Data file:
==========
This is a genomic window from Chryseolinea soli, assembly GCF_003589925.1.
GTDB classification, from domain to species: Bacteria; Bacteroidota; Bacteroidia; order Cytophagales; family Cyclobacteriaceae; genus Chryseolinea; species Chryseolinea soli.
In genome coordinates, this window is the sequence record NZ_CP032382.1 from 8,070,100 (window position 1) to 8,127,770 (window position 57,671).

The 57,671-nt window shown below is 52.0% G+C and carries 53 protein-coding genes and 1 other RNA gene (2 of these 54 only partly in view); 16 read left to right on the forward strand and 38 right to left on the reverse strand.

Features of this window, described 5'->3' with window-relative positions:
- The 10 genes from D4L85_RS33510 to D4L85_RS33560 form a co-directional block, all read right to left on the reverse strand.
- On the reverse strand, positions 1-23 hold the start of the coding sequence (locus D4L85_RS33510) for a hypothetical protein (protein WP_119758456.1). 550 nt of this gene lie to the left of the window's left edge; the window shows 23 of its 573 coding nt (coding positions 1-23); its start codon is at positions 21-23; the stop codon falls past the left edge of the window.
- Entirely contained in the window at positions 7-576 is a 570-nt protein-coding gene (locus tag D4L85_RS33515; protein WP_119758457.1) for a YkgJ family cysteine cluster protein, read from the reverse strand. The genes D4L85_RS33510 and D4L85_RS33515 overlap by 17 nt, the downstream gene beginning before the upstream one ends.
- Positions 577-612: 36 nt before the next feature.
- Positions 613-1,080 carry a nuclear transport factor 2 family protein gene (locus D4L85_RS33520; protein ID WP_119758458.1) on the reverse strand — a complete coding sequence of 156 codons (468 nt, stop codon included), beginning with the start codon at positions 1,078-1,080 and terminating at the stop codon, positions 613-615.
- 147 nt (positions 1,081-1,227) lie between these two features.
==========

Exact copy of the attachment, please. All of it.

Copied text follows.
This is a genomic window from Chryseolinea soli, assembly GCF_003589925.1.
GTDB classification, from domain to species: Bacteria; Bacteroidota; Bacteroidia; order Cytophagales; family Cyclobacteriaceae; genus Chryseolinea; species Chryseolinea soli.
In genome coordinates, this window is the sequence record NZ_CP032382.1 from 8,070,100 (window position 1) to 8,127,770 (window position 57,671).

The 57,671-nt window shown below is 52.0% G+C and carries 53 protein-coding genes and 1 other RNA gene (2 of these 54 only partly in view); 16 read left to right on the forward strand and 38 right to left on the reverse strand.

Features of this window, described 5'->3' with window-relative positions:
- The 10 genes from D4L85_RS33510 to D4L85_RS33560 form a co-directional block, all read right to left on the reverse strand.
- On the reverse strand, positions 1-23 hold the start of the coding sequence (locus D4L85_RS33510) for a hypothetical protein (protein WP_119758456.1). 550 nt of this gene lie to the left of the window's left edge; the window shows 23 of its 573 coding nt (coding positions 1-23); its start codon is at positions 21-23; the stop codon falls past the left edge of the window.
- Entirely contained in the window at positions 7-576 is a 570-nt protein-coding gene (locus tag D4L85_RS33515; protein WP_119758457.1) for a YkgJ family cysteine cluster protein, read from the reverse strand. The genes D4L85_RS33510 and D4L85_RS33515 overlap by 17 nt, the downstream gene beginning before the upstream one ends.
- Positions 577-612: 36 nt before the next feature.
- Positions 613-1,080 carry a nuclear transport factor 2 family protein gene (locus D4L85_RS33520; protein ID WP_119758458.1) on the reverse strand — a complete coding sequence of 156 codons (468 nt, stop codon included), beginning with the start codon at positions 1,078-1,080 and terminating at the stop codon, positions 613-615.
- 147 nt (positions 1,081-1,227) lie between these two features.